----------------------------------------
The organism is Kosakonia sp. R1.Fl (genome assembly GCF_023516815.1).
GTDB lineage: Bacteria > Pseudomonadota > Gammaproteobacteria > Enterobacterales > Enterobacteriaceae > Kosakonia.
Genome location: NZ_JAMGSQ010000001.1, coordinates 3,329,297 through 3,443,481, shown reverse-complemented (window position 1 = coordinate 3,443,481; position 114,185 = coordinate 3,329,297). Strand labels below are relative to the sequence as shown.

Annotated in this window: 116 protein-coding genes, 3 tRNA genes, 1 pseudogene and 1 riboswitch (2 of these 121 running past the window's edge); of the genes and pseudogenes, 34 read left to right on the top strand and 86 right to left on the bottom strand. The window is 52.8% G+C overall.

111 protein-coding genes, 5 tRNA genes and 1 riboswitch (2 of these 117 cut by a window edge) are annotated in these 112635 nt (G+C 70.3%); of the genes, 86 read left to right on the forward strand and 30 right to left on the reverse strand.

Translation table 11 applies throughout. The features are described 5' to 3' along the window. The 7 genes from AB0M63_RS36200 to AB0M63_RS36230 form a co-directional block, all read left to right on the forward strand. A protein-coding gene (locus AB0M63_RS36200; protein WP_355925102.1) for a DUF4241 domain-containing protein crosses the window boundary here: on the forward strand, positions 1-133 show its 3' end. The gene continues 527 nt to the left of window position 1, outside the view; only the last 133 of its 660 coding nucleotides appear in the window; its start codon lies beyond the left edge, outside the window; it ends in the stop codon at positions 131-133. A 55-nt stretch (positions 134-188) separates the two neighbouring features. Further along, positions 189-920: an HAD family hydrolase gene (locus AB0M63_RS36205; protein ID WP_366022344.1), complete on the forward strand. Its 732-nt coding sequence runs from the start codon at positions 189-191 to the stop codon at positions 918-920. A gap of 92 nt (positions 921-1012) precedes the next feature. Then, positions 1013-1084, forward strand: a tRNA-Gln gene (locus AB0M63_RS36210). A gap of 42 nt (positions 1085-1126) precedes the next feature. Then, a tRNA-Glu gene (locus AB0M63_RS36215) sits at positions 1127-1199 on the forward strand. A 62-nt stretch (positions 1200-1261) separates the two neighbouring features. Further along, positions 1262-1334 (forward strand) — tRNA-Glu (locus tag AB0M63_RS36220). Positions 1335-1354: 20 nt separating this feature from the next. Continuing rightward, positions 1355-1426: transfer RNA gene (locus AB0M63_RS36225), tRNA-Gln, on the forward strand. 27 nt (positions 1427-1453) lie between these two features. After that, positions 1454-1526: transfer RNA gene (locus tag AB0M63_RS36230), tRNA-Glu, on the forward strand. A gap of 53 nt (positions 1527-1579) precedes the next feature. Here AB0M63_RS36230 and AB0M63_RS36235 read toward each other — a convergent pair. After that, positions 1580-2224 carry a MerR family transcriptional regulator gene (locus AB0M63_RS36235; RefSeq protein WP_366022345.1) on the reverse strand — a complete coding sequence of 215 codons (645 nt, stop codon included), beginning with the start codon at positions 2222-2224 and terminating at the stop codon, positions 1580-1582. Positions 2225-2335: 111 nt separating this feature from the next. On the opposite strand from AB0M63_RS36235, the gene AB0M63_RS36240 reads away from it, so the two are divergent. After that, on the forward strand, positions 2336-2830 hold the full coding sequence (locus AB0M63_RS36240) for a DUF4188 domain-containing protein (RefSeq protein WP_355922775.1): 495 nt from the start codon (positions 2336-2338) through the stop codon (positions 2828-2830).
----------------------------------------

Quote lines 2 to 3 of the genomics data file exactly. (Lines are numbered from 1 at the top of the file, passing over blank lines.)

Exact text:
GTDB lineage: Bacteria > Pseudomonadota > Gammaproteobacteria > Enterobacterales > Enterobacteriaceae > Kosakonia.
Genome location: NZ_JAMGSQ010000001.1, coordinates 3,329,297 through 3,443,481, shown reverse-complemented (window position 1 = coordinate 3,443,481; position 114,185 = coordinate 3,329,297). Strand labels below are relative to the sequence as shown.